Over on Mastadon people are using the #ArtAdventCalendar hashtag to share their art, one piece a day, between December 1 and 24. I decided to treat mine as a year in review and share photos taken this year in chronological order. Over here I wanted to discuss the photos shared in a little more detail. In this post I’ll go through the first third of the 24 photos.


A color photo of a partially-eaten rabbit head propped upright on top of a snow bank.
Exposure Unknown, Spotmatic, Fujiicolor Superia X-TRA 400

From February. This one was a chance encounter. I was driving home and spotted this frozen, partially eaten rabbit head propped up on top of a snow bank. Naturally I thought to myself “Well, I have to take a picture of that.” Nothing here is posed. Not long after I took this someone (or something) knocked the head over.


A black and white photo of the edge of a wooden wheel. Age and weather have misaligned the wheel.
Exposure Unknown. Kentmere Pan 100

Late February. Taken at a small rental cabin in Plainview, MN. Our stay was overseen by a Australian Blue Heeler named Hops who would try to herd us every time we left the cabin. Definitely getting Ansel Adams-y here. This scan is extraordinarily dirty and should probably be redone. I’m still not an expert at scanning, but I was worse at it earlier in the year.


A black and white double exposure. Horizontally there's a wide shot of some grain-carrying train cars sitting in a rail yard. Horizontally across the frame is a close up of some graffitie on one of the cars.
Double exposure, Moskva V, Tmax 100 (expired)

March. I bought a Moskva V to have a portable medium-format camera that I could focus more reliably than my Voigtlander Bessa 66. This was the second roll I shot with it and my first roll using the full 6×9 negative. Sadly I forgot to use the 6×9 advance window, so all of my shots became odd double exposures. But I like how this one turned out with the mix of wide shot and graffiti detail.


A black and white photo of a black and white dog resting his head and front paws on the edge of a couch.
Exposure unknown. Ilford HP5

We had some exceptionally nice light on this March morning. And Rumble was a willing model. This one captured him quite well. Though I wish I had gone in a little closer.


A color photo of a street art mural painted on bricks. The photo shows part of the paining, mostly gold-rimmed sunglasses.
1/500, f4.8, 24mm/3.5. Popho Luminar 100

In April I visited Bogotá, Colombia. I’d read a lot about their street art scene and bought a wide-angle 24mm/3.5 lens so that I could photograph it. A lot of my early shots are just captures of whole murals or throw ups, and I now find those photos to be pretty boring. It’s just a picture of someone else’s art, without any interpretation or transformation. This one, where I just captured the eyes, I quite like. I found this Popho Luminar to be lovely, actually. Need to buy some more of it.


A color photo of a narrow alley en Bogotá, Colombia. Strung across the alley way are dozens of colorful umbrellas. The entire photo has a purple tinge.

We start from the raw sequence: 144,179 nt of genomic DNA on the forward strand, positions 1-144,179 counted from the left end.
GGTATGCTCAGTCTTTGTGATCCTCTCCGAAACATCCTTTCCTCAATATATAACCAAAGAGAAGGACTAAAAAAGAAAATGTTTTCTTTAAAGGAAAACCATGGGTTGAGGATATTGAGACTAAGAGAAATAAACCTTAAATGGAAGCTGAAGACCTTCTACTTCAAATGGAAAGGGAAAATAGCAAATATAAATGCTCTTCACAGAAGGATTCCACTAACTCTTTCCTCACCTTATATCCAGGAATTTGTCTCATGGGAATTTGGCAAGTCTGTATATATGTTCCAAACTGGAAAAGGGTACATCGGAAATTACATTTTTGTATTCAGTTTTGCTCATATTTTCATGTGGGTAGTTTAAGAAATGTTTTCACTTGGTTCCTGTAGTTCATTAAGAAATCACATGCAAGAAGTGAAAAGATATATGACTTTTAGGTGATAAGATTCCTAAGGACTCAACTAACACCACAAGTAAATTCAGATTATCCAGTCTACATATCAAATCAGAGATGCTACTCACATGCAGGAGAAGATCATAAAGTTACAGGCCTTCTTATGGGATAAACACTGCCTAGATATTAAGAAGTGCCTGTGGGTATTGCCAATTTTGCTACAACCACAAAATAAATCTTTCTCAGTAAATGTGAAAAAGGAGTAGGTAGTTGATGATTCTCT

1/100, f8. Moskva V. LomoChrome Purple 100

Still in Bogotá, shooting with LomoChrome Purple in the Moskva V in a narrow street designed to trap tourists and their cameras. I dunno, I don’t think I’m a fan of the Lomo color stocks. This turned out fine, but others from the roll turned out distractingly purple and otherwise odd. I like the element of chance in photography but I think these films push that element too far. Or I could jut be using them wrong.


A color photo of a light blue classic VW Bug parked on a street in Bogotá, Colombia
Exposure unknown. Spotmatic with 24mm/3.5. Cinestill 400D

I’m generally not a car person, nor am I a photographer that likes shooting old cars. But this one in Bogotá struck my fancy. I find Cinestill 400D’s colors a bit washed out for my tastes. I like the richer rendering of a Portra or the Popho Luminar. But the blue here is pretty.


A young man sits on a street curb, reading a piece of paper. In front of him is a typewrite and a sign. The sign says that the man will write you a poem if you pay.
Exposure unknown. Moskva V. Cinestill 400D

Wrapping up the first third of my Advent photos with this, one of my favorite photos of the year. Not only for the photo, but for the memory of taking it. Quoting my other blog post about this shot.

Here’s where photographing humans can really shine. I asked him for a photo, he agreed and continued to go about his very thoughtful reading. He was interested in my camera and I tried to explain, in my rough Spanish, that I liked the Moskva because it forced me to think about what I was photographing. He really liked that response. Either that or he thought my Spanish was hilariously bad. Hard to say! But it felt like a great interaction.

Thanks for reading! This is part of a series if you’d like to read more.

Thanks for reading! You can always keep up to date by adding the site to a RSS reader or follow me over on Mastadon at https://mastodon.art/@ianwhitney. You can also subscribe for email notifications.

Leave a Reply

Your email address will not be published. Required fields are marked *